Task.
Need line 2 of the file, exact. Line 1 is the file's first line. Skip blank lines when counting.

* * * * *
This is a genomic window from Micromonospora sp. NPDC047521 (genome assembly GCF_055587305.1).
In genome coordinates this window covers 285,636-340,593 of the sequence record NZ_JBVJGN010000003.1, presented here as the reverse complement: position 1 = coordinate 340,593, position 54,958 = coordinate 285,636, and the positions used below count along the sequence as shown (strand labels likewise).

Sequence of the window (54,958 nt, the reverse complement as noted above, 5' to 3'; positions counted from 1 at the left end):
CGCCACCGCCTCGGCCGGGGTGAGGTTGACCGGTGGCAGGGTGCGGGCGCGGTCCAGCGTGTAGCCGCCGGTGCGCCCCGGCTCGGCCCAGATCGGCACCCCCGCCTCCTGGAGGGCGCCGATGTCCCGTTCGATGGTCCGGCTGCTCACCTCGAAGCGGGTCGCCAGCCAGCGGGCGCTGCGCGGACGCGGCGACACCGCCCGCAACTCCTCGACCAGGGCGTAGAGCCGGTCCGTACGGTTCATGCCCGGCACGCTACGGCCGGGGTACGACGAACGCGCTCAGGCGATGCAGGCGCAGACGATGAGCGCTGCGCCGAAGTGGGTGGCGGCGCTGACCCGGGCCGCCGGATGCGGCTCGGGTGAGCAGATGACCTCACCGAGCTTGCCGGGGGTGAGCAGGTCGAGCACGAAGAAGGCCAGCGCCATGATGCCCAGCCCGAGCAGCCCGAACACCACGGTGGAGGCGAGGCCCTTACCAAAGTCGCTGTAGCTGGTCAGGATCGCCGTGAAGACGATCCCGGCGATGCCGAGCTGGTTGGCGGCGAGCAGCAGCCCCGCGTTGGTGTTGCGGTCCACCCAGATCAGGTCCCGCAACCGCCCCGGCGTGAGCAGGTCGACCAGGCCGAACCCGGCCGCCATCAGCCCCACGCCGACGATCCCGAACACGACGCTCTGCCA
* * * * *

In genome coordinates this window covers 285,636-340,593 of the sequence record NZ_JBVJGN010000003.1, presented here as the reverse complement: position 1 = coordinate 340,593, position 54,958 = coordinate 285,636, and the positions used below count along the sequence as shown (strand labels likewise).